The American Academy of Pediatrics recommends that children do not watch television for the first 2 years of their lives. This is because the pixels that make up the pictures on the screen and speed at which they change (not to mention the content), can have damaging effects on children’s brain and eye development. For more information on the research behind this recommendation, visit www.aap.org. At a recent event, some parents presented the idea that not all television/ electronic media is bad- such as Sesame Street, programs shown on Nick Jr. etc. and many smart phone apps. While this argument addresses the issue of the content children are seeing on television, it doesn’t address the effect on children’s brain and eye development. Children have their whole lives to watch TV (and learn to use technology, for that matter), why not give them the first 2 years to just play?
But, what do you do when television has always been a huge part of your life? Maybe you’ve always had it on as you are preparing for work in the mornings, or at night as you are winding down after work. Now you have a small child in your house and you’re not supposed to watch TV. What do you do?
Here is the briefest list of ideas that will hopefully get you thinking of more and playing with that fantastically fun young one that only wants to play with you:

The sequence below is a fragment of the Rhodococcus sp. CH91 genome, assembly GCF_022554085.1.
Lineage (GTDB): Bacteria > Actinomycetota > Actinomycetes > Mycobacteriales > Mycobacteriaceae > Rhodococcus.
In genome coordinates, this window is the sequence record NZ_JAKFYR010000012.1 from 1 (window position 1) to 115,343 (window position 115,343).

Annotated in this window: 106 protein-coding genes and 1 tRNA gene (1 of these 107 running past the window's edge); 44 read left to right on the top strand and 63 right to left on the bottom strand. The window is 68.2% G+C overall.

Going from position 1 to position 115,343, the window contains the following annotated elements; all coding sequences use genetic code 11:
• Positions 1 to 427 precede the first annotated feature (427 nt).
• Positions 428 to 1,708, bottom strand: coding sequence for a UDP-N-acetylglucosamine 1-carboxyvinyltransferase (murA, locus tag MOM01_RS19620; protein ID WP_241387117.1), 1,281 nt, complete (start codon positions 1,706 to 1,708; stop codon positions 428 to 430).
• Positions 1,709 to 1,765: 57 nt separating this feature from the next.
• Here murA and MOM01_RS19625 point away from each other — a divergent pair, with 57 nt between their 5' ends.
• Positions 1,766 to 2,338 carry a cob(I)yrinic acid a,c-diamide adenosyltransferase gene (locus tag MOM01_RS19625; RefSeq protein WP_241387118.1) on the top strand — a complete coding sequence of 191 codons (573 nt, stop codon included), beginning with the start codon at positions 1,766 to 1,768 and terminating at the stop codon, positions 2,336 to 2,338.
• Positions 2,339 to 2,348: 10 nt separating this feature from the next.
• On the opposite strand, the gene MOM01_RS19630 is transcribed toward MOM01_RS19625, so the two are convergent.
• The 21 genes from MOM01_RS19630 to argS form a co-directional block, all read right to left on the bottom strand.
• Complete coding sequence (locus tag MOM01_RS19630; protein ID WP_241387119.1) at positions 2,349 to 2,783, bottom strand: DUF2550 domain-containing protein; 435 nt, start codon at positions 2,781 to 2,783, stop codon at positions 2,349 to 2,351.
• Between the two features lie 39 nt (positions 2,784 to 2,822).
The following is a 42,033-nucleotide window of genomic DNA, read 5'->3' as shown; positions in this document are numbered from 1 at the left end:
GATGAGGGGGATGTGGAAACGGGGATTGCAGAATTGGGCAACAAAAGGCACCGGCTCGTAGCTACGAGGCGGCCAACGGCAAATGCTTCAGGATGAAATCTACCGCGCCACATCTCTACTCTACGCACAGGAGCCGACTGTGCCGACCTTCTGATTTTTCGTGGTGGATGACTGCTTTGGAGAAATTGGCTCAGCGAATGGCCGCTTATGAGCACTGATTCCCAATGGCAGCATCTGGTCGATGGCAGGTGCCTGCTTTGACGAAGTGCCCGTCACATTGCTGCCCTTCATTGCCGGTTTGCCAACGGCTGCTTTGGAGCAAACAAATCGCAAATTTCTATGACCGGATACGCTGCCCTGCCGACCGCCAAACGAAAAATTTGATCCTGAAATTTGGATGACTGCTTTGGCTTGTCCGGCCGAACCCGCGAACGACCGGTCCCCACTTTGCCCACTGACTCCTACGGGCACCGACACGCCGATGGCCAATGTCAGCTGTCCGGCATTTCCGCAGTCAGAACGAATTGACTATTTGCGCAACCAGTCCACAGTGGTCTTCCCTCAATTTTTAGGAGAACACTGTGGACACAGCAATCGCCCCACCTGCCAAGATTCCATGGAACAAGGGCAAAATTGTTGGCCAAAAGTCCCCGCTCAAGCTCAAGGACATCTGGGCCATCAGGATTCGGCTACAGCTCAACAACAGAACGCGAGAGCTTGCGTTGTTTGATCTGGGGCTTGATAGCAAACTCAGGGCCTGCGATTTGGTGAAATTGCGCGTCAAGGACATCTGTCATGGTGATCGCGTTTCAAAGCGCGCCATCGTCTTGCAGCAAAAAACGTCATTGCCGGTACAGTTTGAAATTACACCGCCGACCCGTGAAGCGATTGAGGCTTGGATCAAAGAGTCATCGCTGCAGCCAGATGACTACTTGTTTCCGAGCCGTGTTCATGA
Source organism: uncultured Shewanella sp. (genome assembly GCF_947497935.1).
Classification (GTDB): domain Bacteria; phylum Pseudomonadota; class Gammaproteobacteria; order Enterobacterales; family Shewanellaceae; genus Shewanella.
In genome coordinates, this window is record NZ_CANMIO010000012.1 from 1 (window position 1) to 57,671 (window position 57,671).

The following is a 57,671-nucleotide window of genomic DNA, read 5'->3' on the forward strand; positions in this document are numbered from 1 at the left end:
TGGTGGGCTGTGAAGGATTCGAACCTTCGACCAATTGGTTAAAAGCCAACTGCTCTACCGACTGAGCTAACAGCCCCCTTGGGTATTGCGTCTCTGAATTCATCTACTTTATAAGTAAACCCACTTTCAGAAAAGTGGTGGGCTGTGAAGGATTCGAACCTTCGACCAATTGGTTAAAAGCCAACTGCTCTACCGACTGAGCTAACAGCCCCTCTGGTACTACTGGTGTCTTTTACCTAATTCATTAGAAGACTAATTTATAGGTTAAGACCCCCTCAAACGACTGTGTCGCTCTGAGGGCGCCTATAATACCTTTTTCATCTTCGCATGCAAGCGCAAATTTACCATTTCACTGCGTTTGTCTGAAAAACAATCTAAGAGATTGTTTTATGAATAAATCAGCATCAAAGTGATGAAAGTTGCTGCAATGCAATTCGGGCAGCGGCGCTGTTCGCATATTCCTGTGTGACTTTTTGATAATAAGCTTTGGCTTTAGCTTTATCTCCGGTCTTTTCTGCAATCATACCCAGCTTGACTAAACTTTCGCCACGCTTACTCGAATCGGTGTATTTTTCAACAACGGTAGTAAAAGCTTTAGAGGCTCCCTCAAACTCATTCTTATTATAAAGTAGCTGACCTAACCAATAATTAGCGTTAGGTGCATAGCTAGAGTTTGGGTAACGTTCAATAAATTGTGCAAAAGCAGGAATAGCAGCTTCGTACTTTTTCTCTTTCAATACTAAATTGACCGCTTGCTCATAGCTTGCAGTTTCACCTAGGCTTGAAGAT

- Work puzzles
- Read (or just talk about the pictures in) books- lots of them!
- Go for a walk
- Have a dance party in your living room
- Roll a ball back and forth in the house
- Throw a ball back and forth out of the house
- “Cook” with pots, pans, spoons, spatulas, etc.
- Explore with water outside or in the bath tub: splash, “paint” with the water and a paint brush, practice pouring water from one cup to another
- Have your child help you around the house (fold wash cloths, wipe off table tops, put things away, etc.)
- Make a tunnel/ car/ train/ rocket ship/ castle out of a box
The most important thing is to follow your child’s lead and just be with them- present: in mind, body, and spirit. While you’re at it, see just how much fun you can have with your little one. Eventually, you will begin to not even miss that show on television because you are living in your own reality show. And, who doesn’t love that?
Rebecca Wilson, MS, is mother to Emogene (IC7) and is an enthusiast for all things related to young children. She earned her Bachelors Degree in Child Development and her Masters Degree in Early Childhood Education both from the University of Tennessee at Knoxville. She has worked with children of all ages from birth through 3rd grade in different positions from teaching to administration to consulting. Currently, she is a grant manager for the early childhood council in Adams County.